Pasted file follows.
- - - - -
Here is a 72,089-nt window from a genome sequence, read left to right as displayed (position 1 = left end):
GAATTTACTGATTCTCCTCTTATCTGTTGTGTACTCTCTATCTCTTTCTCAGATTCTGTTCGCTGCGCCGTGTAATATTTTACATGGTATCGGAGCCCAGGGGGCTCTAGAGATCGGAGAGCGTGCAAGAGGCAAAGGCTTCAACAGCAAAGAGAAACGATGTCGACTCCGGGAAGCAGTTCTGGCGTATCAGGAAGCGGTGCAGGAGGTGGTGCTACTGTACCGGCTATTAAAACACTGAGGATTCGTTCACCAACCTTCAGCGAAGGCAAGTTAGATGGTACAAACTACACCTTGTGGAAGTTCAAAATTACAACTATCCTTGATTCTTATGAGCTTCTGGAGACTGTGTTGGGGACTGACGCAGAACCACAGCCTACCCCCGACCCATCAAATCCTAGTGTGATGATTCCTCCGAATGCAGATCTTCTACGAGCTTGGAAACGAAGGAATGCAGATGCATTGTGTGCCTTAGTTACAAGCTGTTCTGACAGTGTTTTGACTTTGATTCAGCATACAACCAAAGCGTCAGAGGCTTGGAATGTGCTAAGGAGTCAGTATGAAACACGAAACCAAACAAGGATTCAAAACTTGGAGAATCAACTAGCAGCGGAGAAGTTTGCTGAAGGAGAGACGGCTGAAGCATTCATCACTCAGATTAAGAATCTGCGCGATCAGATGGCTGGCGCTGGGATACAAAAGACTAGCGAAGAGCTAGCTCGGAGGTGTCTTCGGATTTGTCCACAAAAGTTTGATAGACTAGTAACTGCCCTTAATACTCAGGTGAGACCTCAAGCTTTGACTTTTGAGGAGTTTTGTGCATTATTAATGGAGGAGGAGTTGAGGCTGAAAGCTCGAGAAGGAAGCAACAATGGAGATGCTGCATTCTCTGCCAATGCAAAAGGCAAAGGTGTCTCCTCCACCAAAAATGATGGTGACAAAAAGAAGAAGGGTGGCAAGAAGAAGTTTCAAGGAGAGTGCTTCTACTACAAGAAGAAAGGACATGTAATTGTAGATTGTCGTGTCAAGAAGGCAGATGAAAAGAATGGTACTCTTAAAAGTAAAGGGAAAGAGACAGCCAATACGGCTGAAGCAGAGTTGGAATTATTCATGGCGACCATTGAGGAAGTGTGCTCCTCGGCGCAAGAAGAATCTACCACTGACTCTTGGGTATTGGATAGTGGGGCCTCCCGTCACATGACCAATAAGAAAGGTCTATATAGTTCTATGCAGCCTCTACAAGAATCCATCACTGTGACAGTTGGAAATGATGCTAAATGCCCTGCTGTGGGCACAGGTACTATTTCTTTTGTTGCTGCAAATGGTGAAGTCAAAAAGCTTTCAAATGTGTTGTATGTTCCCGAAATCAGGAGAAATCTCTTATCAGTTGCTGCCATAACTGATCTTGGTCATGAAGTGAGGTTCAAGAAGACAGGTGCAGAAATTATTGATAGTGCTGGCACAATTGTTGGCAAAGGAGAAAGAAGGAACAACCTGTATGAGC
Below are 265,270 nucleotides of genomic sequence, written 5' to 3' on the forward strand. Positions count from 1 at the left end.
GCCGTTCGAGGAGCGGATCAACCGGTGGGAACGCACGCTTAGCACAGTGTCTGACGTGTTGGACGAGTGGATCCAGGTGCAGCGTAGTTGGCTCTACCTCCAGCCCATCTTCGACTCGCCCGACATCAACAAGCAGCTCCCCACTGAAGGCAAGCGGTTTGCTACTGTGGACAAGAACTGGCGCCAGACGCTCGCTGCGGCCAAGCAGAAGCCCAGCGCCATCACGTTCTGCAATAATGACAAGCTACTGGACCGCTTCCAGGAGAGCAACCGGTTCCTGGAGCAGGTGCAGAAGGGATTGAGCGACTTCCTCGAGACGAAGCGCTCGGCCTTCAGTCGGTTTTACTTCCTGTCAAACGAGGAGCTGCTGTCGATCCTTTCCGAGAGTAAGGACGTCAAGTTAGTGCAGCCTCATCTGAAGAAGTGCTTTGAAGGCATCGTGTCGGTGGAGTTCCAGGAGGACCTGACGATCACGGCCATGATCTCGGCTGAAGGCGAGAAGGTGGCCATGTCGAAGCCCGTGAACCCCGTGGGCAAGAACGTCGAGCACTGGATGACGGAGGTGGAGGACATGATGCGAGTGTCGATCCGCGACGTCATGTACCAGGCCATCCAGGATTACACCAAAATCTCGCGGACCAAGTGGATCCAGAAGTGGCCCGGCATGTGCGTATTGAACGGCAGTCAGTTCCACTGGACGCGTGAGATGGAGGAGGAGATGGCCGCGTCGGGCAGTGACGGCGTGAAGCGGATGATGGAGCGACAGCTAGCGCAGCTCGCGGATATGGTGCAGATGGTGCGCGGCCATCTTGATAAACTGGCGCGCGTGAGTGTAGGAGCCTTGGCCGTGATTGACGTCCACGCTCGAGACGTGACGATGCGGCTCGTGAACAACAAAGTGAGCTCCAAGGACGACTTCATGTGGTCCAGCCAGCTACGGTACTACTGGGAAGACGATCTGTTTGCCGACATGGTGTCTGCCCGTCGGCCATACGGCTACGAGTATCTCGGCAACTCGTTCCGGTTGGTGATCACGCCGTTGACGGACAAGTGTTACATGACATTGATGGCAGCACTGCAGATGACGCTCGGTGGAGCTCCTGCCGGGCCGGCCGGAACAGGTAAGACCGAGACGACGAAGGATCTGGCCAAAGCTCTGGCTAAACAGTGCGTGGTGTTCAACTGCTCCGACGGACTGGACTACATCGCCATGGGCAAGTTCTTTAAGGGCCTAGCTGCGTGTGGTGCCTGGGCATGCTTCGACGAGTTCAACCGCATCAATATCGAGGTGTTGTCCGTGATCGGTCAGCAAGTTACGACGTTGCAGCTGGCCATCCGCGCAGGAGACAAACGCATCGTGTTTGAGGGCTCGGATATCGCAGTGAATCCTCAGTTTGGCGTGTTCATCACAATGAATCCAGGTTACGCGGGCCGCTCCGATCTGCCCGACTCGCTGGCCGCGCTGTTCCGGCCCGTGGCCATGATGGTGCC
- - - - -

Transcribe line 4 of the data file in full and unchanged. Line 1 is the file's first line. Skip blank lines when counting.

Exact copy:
GCCGTTCGAGGAGCGGATCAACCGGTGGGAACGCACGCTTAGCACAGTGTCTGACGTGTTGGACGAGTGGATCCAGGTGCAGCGTAGTTGGCTCTACCTCCAGCCCATCTTCGACTCGCCCGACATCAACAAGCAGCTCCCCACTGAAGGCAAGCGGTTTGCTACTGTGGACAAGAACTGGCGCCAGACGCTCGCTGCGGCCAAGCAGAAGCCCAGCGCCATCACGTTCTGCAATAATGACAAGCTACTGGACCGCTTCCAGGAGAGCAACCGGTTCCTGGAGCAGGTGCAGAAGGGATTGAGCGACTTCCTCGAGACGAAGCGCTCGGCCTTCAGTCGGTTTTACTTCCTGTCAAACGAGGAGCTGCTGTCGATCCTTTCCGAGAGTAAGGACGTCAAGTTAGTGCAGCCTCATCTGAAGAAGTGCTTTGAAGGCATCGTGTCGGTGGAGTTCCAGGAGGACCTGACGATCACGGCCATGATCTCGGCTGAAGGCGAGAAGGTGGCCATGTCGAAGCCCGTGAACCCCGTGGGCAAGAACGTCGAGCACTGGATGACGGAGGTGGAGGACATGATGCGAGTGTCGATCCGCGACGTCATGTACCAGGCCATCCAGGATTACACCAAAATCTCGCGGACCAAGTGGATCCAGAAGTGGCCCGGCATGTGCGTATTGAACGGCAGTCAGTTCCACTGGACGCGTGAGATGGAGGAGGAGATGGCCGCGTCGGGCAGTGACGGCGTGAAGCGGATGATGGAGCGACAGCTAGCGCAGCTCGCGGATATGGTGCAGATGGTGCGCGGCCATCTTGATAAACTGGCGCGCGTGAGTGTAGGAGCCTTGGCCGTGATTGACGTCCACGCTCGAGACGTGACGATGCGGCTCGTGAACAACAAAGTGAGCTCCAAGGACGACTTCATGTGGTCCAGCCAGCTACGGTACTACTGGGAAGACGATCTGTTTGCCGACATGGTGTCTGCCCGTCGGCCATACGGCTACGAGTATCTCGGCAACTCGTTCCGGTTGGTGATCACGCCGTTGACGGACAAGTGTTACATGACATTGATGGCAGCACTGCAGATGACGCTCGGTGGAGCTCCTGCCGGGCCGGCCGGAACAGGTAAGACCGAGACGACGAAGGATCTGGCCAAAGCTCTGGCTAAACAGTGCGTGGTGTTCAACTGCTCCGACGGACTGGACTACATCGCCATGGGCAAGTTCTTTAAGGGCCTAGCTGCGTGTGGTGCCTGGGCATGCTTCGACGAGTTCAACCGCATCAATATCGAGGTGTTGTCCGTGATCGGTCAGCAAGTTACGACGTTGCAGCTGGCCATCCGCGCAGGAGACAAACGCATCGTGTTTGAGGGCTCGGATATCGCAGTGAATCCTCAGTTTGGCGTGTTCATCACAATGAATCCAGGTTACGCGGGCCGCTCCGATCTGCCCGACTCGCTGGCCGCGCTGTTCCGGCCCGTGGCCATGATGGTGCC